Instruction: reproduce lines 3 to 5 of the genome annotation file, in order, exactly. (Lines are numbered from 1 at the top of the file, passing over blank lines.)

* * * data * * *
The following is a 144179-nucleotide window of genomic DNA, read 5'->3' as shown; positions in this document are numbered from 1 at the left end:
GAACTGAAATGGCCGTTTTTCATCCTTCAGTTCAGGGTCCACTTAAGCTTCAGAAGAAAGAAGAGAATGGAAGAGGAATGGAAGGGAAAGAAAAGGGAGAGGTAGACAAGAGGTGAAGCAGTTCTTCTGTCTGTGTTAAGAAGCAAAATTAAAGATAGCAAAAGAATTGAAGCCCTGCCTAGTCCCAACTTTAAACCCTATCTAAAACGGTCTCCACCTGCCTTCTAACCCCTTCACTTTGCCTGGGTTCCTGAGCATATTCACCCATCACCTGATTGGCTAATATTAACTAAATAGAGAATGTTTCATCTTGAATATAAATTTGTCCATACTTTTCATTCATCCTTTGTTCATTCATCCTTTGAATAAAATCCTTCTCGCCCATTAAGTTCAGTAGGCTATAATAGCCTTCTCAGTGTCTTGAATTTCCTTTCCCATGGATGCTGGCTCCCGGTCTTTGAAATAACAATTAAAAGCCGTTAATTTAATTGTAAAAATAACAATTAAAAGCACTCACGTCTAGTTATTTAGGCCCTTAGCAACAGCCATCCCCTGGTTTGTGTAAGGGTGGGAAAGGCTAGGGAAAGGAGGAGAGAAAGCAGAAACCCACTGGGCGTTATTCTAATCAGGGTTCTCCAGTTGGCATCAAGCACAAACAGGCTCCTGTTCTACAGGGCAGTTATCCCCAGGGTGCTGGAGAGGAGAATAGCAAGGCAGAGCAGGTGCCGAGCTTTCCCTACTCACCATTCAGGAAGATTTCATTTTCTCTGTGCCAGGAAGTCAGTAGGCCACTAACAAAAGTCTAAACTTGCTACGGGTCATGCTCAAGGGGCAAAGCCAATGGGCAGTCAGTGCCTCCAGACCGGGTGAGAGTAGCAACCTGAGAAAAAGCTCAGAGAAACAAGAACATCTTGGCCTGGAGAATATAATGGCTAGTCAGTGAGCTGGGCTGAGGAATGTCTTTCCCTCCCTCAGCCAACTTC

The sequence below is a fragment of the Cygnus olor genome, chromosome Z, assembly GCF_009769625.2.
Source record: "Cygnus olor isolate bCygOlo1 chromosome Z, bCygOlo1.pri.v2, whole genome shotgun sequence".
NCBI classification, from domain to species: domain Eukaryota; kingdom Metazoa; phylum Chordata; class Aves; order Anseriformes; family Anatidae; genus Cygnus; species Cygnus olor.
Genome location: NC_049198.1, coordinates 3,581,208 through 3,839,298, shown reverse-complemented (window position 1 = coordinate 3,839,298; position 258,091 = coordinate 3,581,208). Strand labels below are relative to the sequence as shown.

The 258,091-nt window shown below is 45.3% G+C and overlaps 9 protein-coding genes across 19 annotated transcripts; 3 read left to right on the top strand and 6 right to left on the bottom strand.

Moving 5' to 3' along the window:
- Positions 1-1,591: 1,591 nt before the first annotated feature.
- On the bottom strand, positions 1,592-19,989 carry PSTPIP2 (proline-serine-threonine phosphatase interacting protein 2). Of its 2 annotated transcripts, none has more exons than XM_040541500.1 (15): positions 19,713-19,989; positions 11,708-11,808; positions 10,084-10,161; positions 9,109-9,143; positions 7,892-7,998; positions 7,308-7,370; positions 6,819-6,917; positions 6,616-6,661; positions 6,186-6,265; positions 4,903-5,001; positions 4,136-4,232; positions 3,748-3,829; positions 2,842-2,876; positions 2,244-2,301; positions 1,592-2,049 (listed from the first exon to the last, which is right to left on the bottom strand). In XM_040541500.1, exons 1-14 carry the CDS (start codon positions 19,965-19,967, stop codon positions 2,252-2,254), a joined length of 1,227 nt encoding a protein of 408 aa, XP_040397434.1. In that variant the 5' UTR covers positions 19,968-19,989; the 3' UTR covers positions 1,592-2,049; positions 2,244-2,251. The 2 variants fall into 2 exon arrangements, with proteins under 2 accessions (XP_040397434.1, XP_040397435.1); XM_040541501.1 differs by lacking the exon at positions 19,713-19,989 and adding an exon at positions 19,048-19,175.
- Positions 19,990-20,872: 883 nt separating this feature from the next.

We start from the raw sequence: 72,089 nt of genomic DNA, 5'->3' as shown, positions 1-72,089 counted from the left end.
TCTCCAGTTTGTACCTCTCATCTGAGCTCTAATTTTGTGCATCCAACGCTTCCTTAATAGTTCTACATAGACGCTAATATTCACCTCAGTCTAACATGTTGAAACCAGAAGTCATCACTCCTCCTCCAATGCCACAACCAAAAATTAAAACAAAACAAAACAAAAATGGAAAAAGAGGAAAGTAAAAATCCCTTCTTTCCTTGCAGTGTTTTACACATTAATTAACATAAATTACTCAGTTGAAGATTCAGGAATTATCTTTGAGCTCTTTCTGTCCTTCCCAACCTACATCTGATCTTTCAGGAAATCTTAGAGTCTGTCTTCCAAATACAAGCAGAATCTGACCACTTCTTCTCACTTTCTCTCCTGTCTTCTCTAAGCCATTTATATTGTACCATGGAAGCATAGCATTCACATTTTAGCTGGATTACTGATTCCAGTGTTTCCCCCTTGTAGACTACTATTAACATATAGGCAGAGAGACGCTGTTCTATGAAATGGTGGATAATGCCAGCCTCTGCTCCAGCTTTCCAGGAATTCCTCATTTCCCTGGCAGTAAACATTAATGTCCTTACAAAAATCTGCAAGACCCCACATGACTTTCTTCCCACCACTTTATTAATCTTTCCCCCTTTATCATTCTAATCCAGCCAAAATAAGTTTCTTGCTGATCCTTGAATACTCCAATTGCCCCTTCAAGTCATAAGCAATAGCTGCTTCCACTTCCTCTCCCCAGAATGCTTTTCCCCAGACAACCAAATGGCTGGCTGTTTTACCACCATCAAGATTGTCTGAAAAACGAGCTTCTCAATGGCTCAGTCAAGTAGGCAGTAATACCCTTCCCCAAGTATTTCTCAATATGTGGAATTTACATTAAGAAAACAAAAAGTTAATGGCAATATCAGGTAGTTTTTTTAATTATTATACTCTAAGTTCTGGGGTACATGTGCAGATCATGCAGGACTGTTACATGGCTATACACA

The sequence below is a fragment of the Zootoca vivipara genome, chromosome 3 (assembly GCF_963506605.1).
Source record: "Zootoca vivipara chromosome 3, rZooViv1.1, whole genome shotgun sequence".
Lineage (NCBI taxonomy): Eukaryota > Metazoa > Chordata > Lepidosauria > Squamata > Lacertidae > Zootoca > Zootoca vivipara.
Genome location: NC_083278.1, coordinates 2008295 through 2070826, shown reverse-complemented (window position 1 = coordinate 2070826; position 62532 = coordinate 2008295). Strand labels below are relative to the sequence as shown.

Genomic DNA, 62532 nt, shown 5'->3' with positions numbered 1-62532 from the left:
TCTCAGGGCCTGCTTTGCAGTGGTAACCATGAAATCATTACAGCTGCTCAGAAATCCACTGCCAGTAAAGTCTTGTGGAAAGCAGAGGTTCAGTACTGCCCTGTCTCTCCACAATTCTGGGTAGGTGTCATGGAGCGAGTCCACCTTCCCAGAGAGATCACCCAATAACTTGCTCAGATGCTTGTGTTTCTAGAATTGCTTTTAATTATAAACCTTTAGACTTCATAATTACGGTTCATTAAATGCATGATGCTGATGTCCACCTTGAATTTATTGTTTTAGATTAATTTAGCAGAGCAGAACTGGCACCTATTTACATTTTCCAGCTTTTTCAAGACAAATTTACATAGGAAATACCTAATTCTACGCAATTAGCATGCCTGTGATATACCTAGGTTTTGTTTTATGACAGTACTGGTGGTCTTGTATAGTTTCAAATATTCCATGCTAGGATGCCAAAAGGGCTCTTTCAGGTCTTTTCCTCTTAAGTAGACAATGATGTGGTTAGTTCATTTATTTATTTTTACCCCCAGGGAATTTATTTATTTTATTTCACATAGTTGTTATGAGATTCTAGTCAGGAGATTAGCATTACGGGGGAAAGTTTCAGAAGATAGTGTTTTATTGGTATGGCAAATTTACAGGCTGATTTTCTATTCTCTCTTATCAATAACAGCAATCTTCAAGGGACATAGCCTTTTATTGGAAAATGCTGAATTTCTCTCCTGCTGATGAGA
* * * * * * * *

The sequence below is a fragment of the Cygnus olor genome, chromosome Z, assembly GCF_009769625.2.
Source record: "Cygnus olor isolate bCygOlo1 chromosome Z, bCygOlo1.pri.v2, whole genome shotgun sequence".
NCBI classification, from domain to species: domain Eukaryota; kingdom Metazoa; phylum Chordata; class Aves; order Anseriformes; family Anatidae; genus Cygnus; species Cygnus olor.